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Nov-18-2010 13:26printcomments

Hezbollah looks Mexican

Nasrallah planning incognito holiday in Cancun (Photo: Mussa Al-Husseini/AFP/Getty)

(WASHINGTON D.C.) - In an August report for the global intelligence firm STRATFOR, analyst Scott Stewart writes:

"When we [at STRATFOR] discuss threats along the U.S.-Mexico border with sources and customers, or when we write an analysis on topics such as violence and improvised explosive devices along the border, a certain topic inevitably pops up: Hezbollah.”

The hyperlink Stewart provides is to his report from the week before, in which Hezbollah does not pop up but Mexican government favoritism of certain drug cartels does. Hezbollah is also not generally a suspect when Mexican federal police shoot students peacefully protesting the militarization of Ciudad Juarez.

Stewart ultimately argues that Hezbollah is “radical but rational” and that it is currently choosing not to exercise its “transnational terrorism capabilities”. Instead, it limits its illicit operations to things like the sale of counterfeit Viagra in the U.S.

Should the organization choose to abandon rationality, however, it will apparently enjoy a variety of anthropological advantages:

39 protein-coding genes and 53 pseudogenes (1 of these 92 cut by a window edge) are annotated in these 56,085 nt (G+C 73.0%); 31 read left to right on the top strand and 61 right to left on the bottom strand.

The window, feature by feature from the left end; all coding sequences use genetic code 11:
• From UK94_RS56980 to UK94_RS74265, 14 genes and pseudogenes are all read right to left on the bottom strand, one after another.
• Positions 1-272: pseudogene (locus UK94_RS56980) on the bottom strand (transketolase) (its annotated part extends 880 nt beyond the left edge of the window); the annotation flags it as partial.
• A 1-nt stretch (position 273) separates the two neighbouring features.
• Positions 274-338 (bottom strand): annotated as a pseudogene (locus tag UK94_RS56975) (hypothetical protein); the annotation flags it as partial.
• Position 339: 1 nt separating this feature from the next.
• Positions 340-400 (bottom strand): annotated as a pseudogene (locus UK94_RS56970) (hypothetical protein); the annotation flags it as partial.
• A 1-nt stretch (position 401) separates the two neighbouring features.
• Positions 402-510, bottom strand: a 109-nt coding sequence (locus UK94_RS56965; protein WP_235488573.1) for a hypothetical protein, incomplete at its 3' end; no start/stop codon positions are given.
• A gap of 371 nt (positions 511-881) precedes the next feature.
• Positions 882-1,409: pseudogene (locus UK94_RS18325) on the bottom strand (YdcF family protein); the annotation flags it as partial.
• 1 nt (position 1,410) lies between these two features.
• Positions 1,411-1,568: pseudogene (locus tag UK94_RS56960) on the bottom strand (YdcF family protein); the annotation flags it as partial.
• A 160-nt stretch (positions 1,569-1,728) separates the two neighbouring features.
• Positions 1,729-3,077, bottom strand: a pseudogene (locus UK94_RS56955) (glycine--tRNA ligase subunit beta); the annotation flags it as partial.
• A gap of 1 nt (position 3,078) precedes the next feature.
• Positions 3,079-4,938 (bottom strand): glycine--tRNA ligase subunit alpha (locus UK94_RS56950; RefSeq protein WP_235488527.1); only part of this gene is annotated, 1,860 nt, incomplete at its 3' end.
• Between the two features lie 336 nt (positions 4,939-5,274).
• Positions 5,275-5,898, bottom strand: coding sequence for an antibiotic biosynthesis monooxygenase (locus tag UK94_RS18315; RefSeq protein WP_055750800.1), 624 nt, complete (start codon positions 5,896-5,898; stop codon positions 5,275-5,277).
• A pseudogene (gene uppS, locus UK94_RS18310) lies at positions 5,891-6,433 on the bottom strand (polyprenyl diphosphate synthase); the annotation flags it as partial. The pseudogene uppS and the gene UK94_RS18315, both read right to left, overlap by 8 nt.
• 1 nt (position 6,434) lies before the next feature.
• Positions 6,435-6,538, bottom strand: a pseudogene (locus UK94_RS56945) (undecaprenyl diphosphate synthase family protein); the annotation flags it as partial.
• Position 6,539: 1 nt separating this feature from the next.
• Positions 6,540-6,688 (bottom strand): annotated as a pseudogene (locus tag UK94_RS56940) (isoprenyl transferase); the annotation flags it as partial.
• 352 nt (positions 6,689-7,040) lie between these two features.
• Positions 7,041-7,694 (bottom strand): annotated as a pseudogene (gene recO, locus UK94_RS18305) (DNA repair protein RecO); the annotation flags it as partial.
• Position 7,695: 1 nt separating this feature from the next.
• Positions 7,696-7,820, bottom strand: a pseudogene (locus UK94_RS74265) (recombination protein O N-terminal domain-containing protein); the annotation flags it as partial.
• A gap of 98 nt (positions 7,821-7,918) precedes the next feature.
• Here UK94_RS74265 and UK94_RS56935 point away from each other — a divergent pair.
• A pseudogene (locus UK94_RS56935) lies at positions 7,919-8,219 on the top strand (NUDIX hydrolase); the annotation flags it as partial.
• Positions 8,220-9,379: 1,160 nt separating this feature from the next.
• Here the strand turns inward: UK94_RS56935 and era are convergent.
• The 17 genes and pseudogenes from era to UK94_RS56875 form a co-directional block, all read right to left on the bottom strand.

"It is… convenient for Hezbollah that there is some degree of physical resemblance between some Lebanese and Mexican people. Mexicans citizens of Lebanese heritage (like Mexico’s richest man, Carlos Slim) do not look out of place when they are on the street. STRATFOR sources say that Hezbollah members have married Mexican women in order to stay in Mexico, and some have reportedly even adopted Spanish names. A Hezbollah operative with a Spanish name who learns to speak Spanish well can be difficult for a U.S. Customs and Border Protection agent to spot. American officials often lack the Spanish skills required to differentiate between Spanish speakers with Mexican accents and those with foreign accents.”

Hezbollah’s adeptness at exploiting human shields both at home and abroad means that Mexicans may now be added to the list of things Israel might mistake for the Party of God in future conflicts, which already includes U.N. compounds, Red Cross ambulances, milk factories, and children in pickup trucks.


Belén is a feature writer at Pulse Media. Her articles also have appeared in CounterPunch, Narco News, Palestine Chronicle, Palestine Think Tank, Rebelión, Tlaxcala, The Electronic Intifada, Upside Down World, and Her book “Coffee with Hezbollah,” a humorous political travelogue chronicling her hitchhiking trip through Lebanon in the aftermath of the 2006 Israeli assault, is available at Amazon, Amazon UK, and Barnes and Noble.

Born in Washington, DC, in 1982, Belén earned her bachelor's degree with a concentration in political science from Columbia University in New York City. Her diverse background of worldwide experiences, created a fantastic writer; one whose work we are extremely happy to share with viewers. You can contact Belén at:

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